6 Predictions About China in 2011

Food riots! Middle class bankruptcies! Slower growth! McKinsey Quarterly's projections for China's economy in 2011 are not rosy.

International economists talk about Europe being stuck between a euro and a hard place. You could say the same about China and inflation. The most straightforward way to tamp down the country's fast-charging food prices is to raise interest rates to control the velocity of money. But higher interest rates will hit the housing market in two ways. First, it will slow the rise of home prices. Second, it will make it more difficult for some borrowers to pay back their mortgages. Either way, the middle class feels the pinch.

Here's McKinsey on food prices, the first of six predictions for China in 2011:

Inflation in food prices will take longer than expected to control. The drivers of inflation are much more structural than cyclical. Indeed, the entire system is now so highly stressed that one snowstorm brings large spikes in food and energy prices as coal runs short. When ice shuts down the roads, as it does today in much of southwestern China, agricultural products simply cannot get to market.

Chinese consumption patterns are shifting as people become wealthier--more meat eating requires more cereals to feed the animals. The food supply chain, running at the limit, is close to breaking, and the pressures this problem creates will lead to further food quality crises. What's more, price caps won't be effective in creating a better balance between supply and demand. Rising food prices are a pan-Asian issue: inflation has recently surged in Indonesia (chilies), India (onions), and South Korea (cabbage and now beef as a result of foot-and-mouth disease). China, given its large absolute demand for so many agricultural products, will shape food prices across Asia.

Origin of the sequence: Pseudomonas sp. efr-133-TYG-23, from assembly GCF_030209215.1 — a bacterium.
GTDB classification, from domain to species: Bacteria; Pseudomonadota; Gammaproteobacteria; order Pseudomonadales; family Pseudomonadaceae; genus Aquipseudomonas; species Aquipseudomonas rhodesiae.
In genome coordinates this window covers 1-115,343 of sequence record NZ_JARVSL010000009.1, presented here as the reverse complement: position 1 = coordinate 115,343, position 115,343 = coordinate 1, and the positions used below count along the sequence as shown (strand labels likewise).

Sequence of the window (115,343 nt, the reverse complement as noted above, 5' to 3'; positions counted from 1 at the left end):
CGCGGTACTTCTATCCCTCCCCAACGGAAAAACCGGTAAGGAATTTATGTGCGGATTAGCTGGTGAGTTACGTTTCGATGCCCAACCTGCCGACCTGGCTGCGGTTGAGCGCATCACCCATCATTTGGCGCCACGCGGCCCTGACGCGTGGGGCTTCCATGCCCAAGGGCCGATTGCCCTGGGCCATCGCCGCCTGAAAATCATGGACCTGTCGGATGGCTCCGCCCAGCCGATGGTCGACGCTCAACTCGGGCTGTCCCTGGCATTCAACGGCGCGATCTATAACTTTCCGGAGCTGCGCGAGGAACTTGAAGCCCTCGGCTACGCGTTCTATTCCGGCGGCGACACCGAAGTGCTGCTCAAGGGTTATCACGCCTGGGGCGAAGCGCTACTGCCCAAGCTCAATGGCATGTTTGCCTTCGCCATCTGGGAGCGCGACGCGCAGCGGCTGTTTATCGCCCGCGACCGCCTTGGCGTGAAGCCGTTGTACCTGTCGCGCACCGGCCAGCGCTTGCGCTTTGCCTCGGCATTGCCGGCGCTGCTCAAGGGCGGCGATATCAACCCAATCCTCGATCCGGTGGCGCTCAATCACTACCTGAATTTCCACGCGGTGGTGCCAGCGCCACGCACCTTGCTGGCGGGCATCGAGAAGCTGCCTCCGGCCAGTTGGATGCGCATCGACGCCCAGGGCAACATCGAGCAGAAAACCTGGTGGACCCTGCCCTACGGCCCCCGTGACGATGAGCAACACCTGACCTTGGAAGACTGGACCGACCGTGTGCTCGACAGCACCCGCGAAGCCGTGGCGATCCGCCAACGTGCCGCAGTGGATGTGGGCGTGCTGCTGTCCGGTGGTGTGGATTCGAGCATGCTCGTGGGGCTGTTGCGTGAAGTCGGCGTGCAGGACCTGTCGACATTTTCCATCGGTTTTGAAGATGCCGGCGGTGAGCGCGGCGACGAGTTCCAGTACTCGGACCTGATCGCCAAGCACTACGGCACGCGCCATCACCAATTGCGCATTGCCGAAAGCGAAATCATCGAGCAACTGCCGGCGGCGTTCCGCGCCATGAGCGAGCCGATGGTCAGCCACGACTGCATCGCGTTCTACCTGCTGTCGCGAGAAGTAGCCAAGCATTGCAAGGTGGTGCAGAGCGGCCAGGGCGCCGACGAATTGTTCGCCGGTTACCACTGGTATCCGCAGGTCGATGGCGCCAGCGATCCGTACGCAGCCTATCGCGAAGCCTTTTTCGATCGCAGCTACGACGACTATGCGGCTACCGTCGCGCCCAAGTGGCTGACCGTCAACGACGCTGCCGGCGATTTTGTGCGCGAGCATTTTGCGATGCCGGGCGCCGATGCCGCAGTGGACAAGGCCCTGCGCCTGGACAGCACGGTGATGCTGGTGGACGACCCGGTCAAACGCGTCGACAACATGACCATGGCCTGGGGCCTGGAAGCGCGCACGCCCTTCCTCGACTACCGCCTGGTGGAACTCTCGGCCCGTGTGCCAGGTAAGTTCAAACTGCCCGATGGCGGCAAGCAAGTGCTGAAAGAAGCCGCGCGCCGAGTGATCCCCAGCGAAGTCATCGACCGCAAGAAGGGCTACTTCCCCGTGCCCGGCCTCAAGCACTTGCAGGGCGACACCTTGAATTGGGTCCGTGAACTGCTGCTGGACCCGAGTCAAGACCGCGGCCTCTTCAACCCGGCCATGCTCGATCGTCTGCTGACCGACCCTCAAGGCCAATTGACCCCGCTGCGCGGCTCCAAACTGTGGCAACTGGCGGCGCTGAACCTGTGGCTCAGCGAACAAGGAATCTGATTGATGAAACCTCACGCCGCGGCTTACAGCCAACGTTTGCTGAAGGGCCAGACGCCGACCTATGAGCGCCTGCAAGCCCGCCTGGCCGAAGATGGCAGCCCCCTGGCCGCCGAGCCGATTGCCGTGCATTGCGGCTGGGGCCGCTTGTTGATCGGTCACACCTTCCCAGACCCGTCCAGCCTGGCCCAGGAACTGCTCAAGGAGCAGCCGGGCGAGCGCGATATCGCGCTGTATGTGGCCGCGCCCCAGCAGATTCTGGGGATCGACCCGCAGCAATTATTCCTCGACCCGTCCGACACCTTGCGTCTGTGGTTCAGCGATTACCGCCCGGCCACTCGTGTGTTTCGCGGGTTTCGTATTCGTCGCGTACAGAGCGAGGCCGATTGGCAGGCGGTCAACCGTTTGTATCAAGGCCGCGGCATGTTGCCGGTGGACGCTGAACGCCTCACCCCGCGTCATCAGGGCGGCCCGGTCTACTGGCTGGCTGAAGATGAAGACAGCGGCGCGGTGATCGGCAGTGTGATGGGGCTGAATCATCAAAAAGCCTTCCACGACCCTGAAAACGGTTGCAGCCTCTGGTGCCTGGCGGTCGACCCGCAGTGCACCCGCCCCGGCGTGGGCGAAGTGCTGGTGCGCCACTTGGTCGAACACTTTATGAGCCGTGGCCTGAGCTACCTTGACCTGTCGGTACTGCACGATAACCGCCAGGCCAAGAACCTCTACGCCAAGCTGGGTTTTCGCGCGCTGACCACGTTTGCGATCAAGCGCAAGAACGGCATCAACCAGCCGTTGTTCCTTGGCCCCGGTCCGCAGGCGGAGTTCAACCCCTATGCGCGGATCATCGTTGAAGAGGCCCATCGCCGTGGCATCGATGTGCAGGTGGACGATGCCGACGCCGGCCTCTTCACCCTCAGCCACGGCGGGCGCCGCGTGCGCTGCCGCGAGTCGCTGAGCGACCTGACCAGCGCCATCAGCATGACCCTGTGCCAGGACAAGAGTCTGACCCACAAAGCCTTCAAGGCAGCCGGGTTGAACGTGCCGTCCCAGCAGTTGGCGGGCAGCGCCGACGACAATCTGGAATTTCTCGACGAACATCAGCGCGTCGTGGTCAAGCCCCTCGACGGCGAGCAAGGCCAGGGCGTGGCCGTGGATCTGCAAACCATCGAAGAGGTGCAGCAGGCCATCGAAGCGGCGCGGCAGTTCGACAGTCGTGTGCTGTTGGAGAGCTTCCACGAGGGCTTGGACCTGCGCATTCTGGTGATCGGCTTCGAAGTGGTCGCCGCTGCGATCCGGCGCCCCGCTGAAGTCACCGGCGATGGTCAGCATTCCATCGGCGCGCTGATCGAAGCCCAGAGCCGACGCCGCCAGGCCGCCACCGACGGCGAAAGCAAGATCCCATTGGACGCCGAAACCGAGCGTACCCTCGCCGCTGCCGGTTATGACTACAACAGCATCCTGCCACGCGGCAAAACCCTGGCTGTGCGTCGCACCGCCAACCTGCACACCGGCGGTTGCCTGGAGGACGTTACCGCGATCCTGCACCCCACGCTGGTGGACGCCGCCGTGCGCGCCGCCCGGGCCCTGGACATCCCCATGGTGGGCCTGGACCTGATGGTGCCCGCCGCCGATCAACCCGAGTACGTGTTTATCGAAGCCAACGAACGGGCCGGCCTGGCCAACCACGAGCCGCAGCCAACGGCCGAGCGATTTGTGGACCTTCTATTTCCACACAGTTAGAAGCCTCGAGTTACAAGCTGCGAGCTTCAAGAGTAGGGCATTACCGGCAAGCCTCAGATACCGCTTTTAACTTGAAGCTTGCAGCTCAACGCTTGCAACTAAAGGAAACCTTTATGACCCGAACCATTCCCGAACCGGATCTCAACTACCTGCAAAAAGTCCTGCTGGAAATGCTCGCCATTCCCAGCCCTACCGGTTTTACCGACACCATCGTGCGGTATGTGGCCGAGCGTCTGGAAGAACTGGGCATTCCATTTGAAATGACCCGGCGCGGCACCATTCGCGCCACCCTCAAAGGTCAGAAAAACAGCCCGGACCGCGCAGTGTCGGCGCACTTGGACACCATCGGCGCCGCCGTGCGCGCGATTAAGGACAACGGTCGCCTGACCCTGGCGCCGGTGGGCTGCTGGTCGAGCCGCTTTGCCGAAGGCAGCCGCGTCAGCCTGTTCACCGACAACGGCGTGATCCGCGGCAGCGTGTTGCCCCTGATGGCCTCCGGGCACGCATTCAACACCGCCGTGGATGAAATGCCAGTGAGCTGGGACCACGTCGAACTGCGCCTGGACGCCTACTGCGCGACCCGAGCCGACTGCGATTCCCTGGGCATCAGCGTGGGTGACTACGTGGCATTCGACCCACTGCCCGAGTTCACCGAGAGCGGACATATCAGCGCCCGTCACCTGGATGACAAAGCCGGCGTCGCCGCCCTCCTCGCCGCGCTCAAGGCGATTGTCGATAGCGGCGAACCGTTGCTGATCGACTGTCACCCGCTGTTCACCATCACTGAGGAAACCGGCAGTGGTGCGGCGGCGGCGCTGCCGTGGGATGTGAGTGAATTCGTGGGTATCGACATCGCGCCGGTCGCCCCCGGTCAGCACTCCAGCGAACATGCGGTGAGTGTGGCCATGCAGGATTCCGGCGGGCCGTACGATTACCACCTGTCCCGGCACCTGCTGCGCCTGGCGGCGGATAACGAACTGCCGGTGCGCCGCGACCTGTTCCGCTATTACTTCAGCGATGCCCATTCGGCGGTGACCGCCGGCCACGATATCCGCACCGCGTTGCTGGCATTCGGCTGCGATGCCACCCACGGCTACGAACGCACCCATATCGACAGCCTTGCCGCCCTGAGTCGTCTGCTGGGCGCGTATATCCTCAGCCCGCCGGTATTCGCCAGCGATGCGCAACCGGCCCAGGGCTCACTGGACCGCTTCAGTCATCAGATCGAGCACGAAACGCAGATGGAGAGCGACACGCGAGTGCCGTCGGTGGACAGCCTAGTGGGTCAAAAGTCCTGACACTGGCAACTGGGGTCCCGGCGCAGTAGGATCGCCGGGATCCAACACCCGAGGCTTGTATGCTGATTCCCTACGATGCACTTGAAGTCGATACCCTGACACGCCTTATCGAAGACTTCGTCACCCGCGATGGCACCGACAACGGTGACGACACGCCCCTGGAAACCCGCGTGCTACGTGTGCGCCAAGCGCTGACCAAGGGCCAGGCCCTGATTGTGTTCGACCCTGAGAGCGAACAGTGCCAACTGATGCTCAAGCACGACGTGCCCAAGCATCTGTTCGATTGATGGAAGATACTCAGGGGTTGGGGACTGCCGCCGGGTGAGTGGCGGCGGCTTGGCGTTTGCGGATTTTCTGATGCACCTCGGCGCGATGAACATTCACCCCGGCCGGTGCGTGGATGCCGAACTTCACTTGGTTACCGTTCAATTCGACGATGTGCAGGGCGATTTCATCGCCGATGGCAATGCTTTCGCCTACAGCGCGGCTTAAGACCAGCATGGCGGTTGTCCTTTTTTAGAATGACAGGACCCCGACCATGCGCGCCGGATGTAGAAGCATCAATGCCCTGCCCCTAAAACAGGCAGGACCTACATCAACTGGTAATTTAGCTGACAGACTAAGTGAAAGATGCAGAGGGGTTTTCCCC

A major second- or third-tier Chinese city will see demonstrations over food price rises, unemployment, or both, on a much larger scale than anything that has occurred in recent years. The demonstrators will probably be satisfied quickly by local action to increase financial support for them and to replace local-government leaders. Yet concerns over copycat actions elsewhere will lead to a nationwide preemptive program to support the urban unemployed.

Read the full story at McKinsey Quarterly

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Derek Thompson is a senior editor at The Atlantic, where he writes about economics, labor markets, and the entertainment business.

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